Do you ever watch those TV hospital shows and think, "I could do that"? Maybe not be an actual, real-life doctor. But you could wear a white coat, carry a stethoscope, and yell, "Get me a C-Spine, Chem 7, and a V-Fib!" I have no idea what any of those terms mean. They're just fun to shout. To get you just a little bit closer to your doctor daydreams, we're here to show you how one of the medical devices you saw Dr. Greene use every week can also be a big help in your sewing room. It's called a hemostat, and it's basically a locking clamp shaped like a long pair of scissors. (Probably what Dr. Greene wanted when he yelled, "Clamp!") A hemostat is extremely useful when you need to turn long, narrow tubes right side out.
The stars do not always align. The square peg does not fit the round hole. Sometimes the perfect webbing or strapping you’ve selected for a shoulder bag or similar project is simply too darn wide for the D-ring or Swivel Hook you really want/need to use. Try this quick trick to bring your wide webbing down to size.
We call this a "flat top" zipper. We've also heard it referred to as a set-in zipper and a recessed zipper. You can make up your very own name; the Penelope Zipper would be one option. You've undoubtedly seen this type of zipper on loads of handbags and totes. It sits below the top of the bag, running flat across the top (thus the vote for my name), featuring tabs at either end (to hold on to, making it easy to zip open and shut), and is secured to the bag's lining with a simple facing (which is what allows it to be recessed). When you want a professional look plus the security of a full closure, you can't go wrong with the inset-flat top-set-in-recessed-Penelope zipper. Read on to see how easy it can be.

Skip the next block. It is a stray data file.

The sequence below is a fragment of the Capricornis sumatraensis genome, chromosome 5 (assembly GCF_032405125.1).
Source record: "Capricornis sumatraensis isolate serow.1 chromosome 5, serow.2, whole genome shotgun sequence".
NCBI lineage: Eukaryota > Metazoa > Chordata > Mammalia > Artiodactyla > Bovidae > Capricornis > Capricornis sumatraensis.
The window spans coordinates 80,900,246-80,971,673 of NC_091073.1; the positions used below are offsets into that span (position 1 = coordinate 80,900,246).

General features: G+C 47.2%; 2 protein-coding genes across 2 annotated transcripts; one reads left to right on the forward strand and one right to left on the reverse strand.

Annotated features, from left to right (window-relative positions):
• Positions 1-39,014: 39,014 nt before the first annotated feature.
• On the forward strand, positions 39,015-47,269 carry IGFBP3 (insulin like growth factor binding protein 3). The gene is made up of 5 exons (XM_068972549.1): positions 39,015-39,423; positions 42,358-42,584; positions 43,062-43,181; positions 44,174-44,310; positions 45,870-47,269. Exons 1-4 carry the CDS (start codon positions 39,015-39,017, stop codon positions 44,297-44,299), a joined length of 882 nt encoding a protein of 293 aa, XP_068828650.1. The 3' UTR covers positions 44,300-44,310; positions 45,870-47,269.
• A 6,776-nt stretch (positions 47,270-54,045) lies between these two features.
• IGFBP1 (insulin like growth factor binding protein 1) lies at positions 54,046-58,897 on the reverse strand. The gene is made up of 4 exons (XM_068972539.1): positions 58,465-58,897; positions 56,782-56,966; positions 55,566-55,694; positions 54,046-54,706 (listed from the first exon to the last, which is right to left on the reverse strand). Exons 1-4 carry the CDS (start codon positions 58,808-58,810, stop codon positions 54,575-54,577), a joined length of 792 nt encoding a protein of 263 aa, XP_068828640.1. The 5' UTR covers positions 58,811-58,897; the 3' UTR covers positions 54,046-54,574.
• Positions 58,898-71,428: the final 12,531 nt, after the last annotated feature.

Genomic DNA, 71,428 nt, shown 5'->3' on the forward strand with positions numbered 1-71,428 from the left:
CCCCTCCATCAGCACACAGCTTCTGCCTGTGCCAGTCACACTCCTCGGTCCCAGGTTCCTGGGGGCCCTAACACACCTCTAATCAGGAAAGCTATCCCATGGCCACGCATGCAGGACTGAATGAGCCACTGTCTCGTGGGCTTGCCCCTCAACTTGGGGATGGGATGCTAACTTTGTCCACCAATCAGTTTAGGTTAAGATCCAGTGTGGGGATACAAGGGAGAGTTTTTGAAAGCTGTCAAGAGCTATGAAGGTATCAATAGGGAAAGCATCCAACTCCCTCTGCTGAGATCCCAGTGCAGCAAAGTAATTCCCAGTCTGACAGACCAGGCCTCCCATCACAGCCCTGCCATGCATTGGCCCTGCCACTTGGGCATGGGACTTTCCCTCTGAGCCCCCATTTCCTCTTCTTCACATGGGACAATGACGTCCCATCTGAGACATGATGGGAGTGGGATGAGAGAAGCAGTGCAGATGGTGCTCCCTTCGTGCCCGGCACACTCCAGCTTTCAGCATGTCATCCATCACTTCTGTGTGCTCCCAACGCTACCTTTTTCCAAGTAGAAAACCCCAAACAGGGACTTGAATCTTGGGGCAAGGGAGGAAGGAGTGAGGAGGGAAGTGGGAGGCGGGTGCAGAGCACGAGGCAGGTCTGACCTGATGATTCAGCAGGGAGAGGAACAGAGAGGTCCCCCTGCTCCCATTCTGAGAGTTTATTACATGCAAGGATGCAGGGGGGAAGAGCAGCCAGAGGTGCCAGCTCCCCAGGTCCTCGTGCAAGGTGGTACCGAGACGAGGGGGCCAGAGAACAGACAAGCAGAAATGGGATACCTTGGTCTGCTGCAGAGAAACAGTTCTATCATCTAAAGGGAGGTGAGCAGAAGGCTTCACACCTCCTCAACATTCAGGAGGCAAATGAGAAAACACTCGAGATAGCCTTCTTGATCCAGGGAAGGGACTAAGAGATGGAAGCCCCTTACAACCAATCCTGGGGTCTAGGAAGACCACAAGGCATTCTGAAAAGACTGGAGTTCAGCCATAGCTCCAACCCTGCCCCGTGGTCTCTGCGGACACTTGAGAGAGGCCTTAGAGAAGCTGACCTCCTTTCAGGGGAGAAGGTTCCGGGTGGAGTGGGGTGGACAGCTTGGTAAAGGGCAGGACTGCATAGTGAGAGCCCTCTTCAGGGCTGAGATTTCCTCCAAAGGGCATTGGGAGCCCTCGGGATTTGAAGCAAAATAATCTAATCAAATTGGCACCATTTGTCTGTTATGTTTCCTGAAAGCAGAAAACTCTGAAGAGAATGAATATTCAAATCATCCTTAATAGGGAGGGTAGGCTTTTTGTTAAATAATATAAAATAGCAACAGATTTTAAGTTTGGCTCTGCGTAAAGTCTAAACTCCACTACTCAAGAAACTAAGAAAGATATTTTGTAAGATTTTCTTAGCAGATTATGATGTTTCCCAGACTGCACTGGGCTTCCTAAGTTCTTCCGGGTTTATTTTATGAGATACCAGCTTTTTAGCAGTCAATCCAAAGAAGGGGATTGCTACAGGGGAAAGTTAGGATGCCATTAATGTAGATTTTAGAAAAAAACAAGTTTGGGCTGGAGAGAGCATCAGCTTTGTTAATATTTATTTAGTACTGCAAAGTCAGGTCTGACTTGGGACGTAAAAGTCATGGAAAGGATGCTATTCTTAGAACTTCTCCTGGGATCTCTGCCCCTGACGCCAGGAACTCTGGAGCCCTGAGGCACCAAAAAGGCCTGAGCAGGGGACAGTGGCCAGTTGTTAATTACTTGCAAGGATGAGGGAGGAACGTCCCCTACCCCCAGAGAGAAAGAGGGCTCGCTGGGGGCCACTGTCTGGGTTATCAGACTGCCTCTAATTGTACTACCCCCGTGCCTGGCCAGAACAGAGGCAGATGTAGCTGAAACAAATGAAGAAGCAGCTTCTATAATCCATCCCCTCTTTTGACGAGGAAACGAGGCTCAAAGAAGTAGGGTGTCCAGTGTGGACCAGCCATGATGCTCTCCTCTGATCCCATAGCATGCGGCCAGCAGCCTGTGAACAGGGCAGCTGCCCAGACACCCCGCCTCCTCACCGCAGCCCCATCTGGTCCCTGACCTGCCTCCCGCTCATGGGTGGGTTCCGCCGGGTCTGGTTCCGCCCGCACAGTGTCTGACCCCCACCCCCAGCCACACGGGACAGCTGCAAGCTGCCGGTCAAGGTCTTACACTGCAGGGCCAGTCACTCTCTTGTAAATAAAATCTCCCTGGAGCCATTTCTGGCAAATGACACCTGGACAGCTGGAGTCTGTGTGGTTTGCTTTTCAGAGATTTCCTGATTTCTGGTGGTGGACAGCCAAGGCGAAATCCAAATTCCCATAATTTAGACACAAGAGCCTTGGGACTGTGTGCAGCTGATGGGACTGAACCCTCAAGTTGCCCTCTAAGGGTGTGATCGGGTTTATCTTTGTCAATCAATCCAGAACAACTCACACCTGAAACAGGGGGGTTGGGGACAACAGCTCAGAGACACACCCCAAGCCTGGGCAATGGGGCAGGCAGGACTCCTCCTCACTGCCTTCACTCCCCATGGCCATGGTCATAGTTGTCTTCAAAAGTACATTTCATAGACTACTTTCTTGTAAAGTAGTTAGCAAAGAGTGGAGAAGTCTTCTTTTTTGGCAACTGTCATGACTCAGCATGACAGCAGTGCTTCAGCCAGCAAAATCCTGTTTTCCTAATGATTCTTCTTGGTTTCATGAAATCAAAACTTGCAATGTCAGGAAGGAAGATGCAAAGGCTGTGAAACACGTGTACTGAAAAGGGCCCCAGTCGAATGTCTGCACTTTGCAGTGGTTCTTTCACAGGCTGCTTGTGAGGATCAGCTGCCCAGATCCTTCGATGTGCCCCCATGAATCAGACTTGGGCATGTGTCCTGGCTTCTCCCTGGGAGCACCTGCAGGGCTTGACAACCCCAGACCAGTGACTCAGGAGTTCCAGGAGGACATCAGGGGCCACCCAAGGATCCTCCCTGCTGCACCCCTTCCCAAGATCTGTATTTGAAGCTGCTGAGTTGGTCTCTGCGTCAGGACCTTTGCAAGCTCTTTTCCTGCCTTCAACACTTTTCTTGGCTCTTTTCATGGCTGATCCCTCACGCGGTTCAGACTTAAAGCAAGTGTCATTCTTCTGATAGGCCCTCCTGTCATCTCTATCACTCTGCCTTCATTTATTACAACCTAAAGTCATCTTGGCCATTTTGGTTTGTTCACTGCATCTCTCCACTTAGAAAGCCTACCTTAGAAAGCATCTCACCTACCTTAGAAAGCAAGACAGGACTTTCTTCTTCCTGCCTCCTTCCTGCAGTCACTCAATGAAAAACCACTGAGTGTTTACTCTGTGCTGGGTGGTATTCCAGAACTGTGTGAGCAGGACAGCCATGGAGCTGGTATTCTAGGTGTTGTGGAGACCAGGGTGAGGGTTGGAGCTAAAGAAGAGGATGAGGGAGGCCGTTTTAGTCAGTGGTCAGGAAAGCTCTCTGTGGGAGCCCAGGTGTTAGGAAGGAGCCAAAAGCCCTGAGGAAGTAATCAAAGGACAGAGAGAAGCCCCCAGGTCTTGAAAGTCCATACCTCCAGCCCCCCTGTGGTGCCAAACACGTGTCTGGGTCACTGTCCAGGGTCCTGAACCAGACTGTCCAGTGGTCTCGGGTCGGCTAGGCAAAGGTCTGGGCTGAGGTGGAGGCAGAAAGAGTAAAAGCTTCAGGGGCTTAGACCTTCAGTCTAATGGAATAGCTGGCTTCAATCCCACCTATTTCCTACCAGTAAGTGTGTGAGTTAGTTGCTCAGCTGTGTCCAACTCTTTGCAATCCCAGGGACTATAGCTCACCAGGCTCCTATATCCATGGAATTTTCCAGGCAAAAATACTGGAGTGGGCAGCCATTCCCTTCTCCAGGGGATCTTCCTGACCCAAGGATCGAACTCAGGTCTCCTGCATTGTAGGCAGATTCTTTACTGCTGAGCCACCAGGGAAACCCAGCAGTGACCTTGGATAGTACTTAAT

You may be familiar with darts as those pointy things you throw at a dartboard on the wall of your favorite pub. Although they don't fly, darts in sewing are still vital components of the overall sewn project. For the most part, sewing darts look quite similar to their gaming counterpart. They are wide on one end and pointy on the other. Pub darts are all about a smooth trajectory and pinpoint accuracy. Sewing darts are also big on smooth lines and precise points, but their function is all about shape. No matter what kind of sewing you do, sooner or later, you will likely have to sew a dart. Throwing darts... you can do on your own time.
Did you ever have one of those cute little wind-up toys? It's so fun to watch as it tick-tock walks across the floor. But what happens when it comes to a wall? Can it turn left or right or even stop? No! It just keeps going, ka-wonking its little toy head against the wall over and over and over. It's a little like the decorative stitch. As long as you're going straight, all is well. The pattern is pretty, the thread is colorful, it's adding an amazing accent to your project. Then the corner approaches. If making a turn with a decorative stitch has you ka-wonking your own little head against the wall, we're here to help with several ways to take a turn for the better.